He says a friend told him about the University of Farmington and put him in touch with a recruiter, who was among those arrested. He enrolled in October 2017. "I enrolled because I did not have any other option," he said.
Veeresh says he did what he could to verify the college's credentials. He visited the website, which showed pictures of students in classes, libraries or elsewhere on campus; he compared the documents he was given to those belonging to his friends from other colleges. But he says he did not find anything amiss.
"I called the phone numbers on the website to ask about classes. I was told they would let us know when they schedule them," he said.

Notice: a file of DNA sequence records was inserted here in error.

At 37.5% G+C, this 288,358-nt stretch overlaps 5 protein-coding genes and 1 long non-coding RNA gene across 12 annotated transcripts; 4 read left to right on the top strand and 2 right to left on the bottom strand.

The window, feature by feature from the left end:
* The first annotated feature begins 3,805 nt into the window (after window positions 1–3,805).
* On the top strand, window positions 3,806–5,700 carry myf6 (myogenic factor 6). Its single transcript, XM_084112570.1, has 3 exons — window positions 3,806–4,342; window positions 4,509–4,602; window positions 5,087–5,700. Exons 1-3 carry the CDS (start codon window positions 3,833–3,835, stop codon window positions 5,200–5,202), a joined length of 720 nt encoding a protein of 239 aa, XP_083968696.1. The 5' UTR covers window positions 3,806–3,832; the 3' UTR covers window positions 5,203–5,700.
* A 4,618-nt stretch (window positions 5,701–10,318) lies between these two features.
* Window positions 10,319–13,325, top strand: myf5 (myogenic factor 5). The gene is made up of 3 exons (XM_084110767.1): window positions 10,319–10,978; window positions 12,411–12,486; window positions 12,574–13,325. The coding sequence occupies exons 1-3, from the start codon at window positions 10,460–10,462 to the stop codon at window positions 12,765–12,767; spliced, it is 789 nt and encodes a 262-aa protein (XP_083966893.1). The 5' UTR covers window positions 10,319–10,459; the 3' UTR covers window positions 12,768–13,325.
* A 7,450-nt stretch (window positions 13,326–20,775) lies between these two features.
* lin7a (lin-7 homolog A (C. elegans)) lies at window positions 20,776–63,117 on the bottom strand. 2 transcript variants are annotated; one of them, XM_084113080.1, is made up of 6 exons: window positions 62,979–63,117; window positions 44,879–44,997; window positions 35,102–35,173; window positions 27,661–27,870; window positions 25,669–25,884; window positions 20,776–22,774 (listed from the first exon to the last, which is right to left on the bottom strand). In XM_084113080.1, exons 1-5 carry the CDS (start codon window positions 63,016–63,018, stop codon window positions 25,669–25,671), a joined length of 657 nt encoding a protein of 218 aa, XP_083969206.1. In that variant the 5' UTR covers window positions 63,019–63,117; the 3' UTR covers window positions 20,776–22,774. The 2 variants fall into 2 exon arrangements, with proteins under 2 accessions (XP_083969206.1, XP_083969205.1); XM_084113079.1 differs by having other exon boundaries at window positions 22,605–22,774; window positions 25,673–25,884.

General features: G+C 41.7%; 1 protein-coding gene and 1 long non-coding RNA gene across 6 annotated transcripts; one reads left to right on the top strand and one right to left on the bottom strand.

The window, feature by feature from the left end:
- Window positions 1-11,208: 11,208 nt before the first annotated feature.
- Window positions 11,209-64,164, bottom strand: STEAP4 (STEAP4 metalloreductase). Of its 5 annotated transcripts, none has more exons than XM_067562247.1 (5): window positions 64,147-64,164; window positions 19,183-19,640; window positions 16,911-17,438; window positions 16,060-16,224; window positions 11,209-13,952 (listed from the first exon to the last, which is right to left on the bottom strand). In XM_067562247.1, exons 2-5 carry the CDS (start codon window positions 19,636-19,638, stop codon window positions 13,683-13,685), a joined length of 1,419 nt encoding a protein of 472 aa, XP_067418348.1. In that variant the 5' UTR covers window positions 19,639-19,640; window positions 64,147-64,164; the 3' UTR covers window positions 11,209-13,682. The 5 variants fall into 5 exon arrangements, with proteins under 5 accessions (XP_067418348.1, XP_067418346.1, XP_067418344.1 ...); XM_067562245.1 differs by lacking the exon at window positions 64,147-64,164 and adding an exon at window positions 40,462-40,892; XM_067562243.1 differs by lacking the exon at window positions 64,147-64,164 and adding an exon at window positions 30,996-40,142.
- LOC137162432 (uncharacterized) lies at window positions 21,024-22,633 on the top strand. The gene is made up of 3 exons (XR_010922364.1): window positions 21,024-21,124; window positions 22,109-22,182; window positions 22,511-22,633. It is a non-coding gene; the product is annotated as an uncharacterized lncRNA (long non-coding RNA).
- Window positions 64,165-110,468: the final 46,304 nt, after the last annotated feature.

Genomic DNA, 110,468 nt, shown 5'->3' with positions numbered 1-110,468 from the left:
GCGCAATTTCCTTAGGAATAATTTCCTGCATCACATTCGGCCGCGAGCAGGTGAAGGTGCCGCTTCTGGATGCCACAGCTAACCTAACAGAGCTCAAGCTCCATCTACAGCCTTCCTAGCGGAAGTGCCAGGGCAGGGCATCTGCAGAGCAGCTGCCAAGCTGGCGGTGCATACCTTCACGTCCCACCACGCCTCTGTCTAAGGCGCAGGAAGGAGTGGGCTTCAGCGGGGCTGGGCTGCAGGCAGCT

"After six months, I asked a friend to contact the recruiter, who connected us with someone who told us that they are setting up systems for online classes and would let us know."
He claims not to have suspected anything and so paid the tuition and waited for more than a year for classes to begin.
The US state department has denied India's claim that students like Veeresh may have been duped.
"All participants in this scheme knew that the University of Farmington had no instructors or classes (neither online nor in-person) and were aware they were committing a crime in an attempt to fraudulently remain in the United States," a spokesperson told the Hindustan Times.
Veeresh had taken a loan of 1.5m rupees (£16,300; $21,000) to help pay for his education. The first university cost him $30,000 and Farmington cost him an additional $20,000. He says he had to borrow money from his friend to buy a ticket to come back home.
He still hasn't told his parents why he returned.